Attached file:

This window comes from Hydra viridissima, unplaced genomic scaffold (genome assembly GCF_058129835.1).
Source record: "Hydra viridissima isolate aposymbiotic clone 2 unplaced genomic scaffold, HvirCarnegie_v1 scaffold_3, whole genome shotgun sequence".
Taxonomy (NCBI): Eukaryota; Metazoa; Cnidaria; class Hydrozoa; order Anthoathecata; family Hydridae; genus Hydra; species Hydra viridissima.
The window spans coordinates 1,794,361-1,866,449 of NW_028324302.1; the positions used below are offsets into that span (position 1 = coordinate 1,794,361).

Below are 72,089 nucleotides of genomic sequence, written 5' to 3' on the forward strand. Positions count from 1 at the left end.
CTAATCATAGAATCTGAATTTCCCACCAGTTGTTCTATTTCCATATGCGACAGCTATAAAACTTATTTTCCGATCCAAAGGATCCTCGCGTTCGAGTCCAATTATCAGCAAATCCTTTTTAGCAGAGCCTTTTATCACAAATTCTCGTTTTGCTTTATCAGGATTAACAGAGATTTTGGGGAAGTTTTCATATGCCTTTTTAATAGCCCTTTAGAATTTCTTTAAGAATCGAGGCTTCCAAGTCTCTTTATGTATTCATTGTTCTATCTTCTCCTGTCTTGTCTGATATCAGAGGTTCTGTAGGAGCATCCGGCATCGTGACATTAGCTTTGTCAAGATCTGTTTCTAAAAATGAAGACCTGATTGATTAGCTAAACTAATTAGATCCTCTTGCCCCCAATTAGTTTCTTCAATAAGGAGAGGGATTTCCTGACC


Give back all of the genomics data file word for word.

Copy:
This window comes from Hydra viridissima, unplaced genomic scaffold (genome assembly GCF_058129835.1).
Source record: "Hydra viridissima isolate aposymbiotic clone 2 unplaced genomic scaffold, HvirCarnegie_v1 scaffold_3, whole genome shotgun sequence".
Taxonomy (NCBI): Eukaryota; Metazoa; Cnidaria; class Hydrozoa; order Anthoathecata; family Hydridae; genus Hydra; species Hydra viridissima.
The window spans coordinates 1,794,361-1,866,449 of NW_028324302.1; the positions used below are offsets into that span (position 1 = coordinate 1,794,361).

Below are 72,089 nucleotides of genomic sequence, written 5' to 3' on the forward strand. Positions count from 1 at the left end.
CTAATCATAGAATCTGAATTTCCCACCAGTTGTTCTATTTCCATATGCGACAGCTATAAAACTTATTTTCCGATCCAAAGGATCCTCGCGTTCGAGTCCAATTATCAGCAAATCCTTTTTAGCAGAGCCTTTTATCACAAATTCTCGTTTTGCTTTATCAGGATTAACAGAGATTTTGGGGAAGTTTTCATATGCCTTTTTAATAGCCCTTTAGAATTTCTTTAAGAATCGAGGCTTCCAAGTCTCTTTATGTATTCATTGTTCTATCTTCTCCTGTCTTGTCTGATATCAGAGGTTCTGTAGGAGCATCCGGCATCGTGACATTAGCTTTGTCAAGATCTGTTTCTAAAAATGAAGACCTGATTGATTAGCTAAACTAATTAGATCCTCTTGCCCCCAATTAGTTTCTTCAATAAGGAGAGGGATTTCCTGACC